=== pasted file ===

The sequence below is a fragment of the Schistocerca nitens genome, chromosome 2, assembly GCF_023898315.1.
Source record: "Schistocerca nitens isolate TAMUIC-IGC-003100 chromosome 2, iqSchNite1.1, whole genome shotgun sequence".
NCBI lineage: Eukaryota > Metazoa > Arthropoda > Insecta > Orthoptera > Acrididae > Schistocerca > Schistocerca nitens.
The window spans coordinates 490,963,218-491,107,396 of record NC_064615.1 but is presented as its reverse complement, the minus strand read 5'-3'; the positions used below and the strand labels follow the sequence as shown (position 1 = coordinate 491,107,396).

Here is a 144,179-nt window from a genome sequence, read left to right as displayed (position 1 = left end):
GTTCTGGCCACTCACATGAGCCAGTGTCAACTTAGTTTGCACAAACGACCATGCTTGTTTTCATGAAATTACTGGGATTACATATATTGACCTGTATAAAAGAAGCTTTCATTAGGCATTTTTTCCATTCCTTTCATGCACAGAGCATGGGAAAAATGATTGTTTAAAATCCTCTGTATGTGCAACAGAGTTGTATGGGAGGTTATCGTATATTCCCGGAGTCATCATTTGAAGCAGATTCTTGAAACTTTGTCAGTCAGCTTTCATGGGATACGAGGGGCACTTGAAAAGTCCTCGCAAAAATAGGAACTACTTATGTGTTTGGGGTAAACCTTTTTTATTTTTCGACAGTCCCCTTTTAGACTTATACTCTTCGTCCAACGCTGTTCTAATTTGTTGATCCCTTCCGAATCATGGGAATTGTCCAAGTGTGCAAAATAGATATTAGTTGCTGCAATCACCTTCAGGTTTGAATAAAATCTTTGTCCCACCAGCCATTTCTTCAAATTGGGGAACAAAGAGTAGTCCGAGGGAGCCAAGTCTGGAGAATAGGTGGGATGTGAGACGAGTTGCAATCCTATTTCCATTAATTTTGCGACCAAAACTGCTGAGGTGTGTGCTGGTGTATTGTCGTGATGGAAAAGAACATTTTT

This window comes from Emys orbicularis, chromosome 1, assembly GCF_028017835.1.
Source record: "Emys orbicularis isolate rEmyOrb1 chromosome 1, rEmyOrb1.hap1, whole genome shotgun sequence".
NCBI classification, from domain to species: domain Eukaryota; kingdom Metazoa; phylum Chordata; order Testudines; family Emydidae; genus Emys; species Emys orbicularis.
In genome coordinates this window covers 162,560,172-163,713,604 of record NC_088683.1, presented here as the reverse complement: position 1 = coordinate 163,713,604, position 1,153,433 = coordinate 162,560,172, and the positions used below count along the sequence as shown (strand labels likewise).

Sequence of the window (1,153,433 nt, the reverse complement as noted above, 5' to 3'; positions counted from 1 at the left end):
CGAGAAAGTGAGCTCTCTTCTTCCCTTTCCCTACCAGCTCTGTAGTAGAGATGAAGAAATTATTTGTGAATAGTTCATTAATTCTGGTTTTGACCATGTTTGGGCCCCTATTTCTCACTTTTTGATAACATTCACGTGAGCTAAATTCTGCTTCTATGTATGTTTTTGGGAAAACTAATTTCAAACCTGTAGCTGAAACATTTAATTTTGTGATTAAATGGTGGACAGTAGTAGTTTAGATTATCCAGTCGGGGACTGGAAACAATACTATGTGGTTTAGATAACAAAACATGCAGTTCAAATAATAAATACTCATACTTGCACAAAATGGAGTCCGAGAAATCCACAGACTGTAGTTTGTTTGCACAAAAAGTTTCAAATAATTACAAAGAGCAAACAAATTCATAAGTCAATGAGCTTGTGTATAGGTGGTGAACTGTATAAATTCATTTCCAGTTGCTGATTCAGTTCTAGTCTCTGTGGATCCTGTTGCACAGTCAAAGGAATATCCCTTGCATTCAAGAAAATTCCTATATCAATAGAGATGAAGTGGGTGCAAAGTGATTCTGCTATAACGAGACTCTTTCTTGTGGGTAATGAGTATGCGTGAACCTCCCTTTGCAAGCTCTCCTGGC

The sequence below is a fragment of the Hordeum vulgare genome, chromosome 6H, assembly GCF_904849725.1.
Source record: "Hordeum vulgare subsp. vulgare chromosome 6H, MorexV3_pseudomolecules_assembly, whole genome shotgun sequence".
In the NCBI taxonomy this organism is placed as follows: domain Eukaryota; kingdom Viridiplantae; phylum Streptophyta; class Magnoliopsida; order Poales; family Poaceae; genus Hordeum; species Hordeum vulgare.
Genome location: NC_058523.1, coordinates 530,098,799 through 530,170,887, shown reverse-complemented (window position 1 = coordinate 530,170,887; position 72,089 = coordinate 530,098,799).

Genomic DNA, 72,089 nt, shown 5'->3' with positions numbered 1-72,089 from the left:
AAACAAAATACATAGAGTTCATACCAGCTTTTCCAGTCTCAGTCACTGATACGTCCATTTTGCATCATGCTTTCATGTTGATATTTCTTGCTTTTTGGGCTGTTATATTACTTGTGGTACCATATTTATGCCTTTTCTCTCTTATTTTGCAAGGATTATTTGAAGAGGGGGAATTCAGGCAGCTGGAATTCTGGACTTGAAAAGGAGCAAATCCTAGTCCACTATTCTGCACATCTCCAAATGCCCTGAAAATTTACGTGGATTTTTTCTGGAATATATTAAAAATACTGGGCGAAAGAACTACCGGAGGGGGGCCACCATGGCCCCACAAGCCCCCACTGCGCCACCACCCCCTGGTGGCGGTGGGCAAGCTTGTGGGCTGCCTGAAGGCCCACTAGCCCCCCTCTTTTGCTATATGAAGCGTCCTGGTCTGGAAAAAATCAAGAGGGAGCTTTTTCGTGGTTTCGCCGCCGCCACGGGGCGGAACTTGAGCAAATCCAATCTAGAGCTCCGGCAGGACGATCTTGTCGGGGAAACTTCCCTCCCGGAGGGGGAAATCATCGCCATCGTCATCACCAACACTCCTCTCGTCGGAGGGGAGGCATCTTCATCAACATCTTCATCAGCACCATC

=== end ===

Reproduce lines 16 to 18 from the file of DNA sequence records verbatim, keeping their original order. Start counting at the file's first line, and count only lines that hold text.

Genome location: NC_058523.1, coordinates 530,098,799 through 530,170,887, shown reverse-complemented (window position 1 = coordinate 530,170,887; position 72,089 = coordinate 530,098,799).

Genomic DNA, 72,089 nt, shown 5'->3' with positions numbered 1-72,089 from the left:
AAACAAAATACATAGAGTTCATACCAGCTTTTCCAGTCTCAGTCACTGATACGTCCATTTTGCATCATGCTTTCATGTTGATATTTCTTGCTTTTTGGGCTGTTATATTACTTGTGGTACCATATTTATGCCTTTTCTCTCTTATTTTGCAAGGATTATTTGAAGAGGGGGAATTCAGGCAGCTGGAATTCTGGACTTGAAAAGGAGCAAATCCTAGTCCACTATTCTGCACATCTCCAAATGCCCTGAAAATTTACGTGGATTTTTTCTGGAATATATTAAAAATACTGGGCGAAAGAACTACCGGAGGGGGGCCACCATGGCCCCACAAGCCCCCACTGCGCCACCACCCCCTGGTGGCGGTGGGCAAGCTTGTGGGCTGCCTGAAGGCCCACTAGCCCCCCTCTTTTGCTATATGAAGCGTCCTGGTCTGGAAAAAATCAAGAGGGAGCTTTTTCGTGGTTTCGCCGCCGCCACGGGGCGGAACTTGAGCAAATCCAATCTAGAGCTCCGGCAGGACGATCTTGTCGGGGAAACTTCCCTCCCGGAGGGGGAAATCATCGCCATCGTCATCACCAACACTCCTCTCGTCGGAGGGGAGGCATCTTCATCAACATCTTCATCAGCACCATC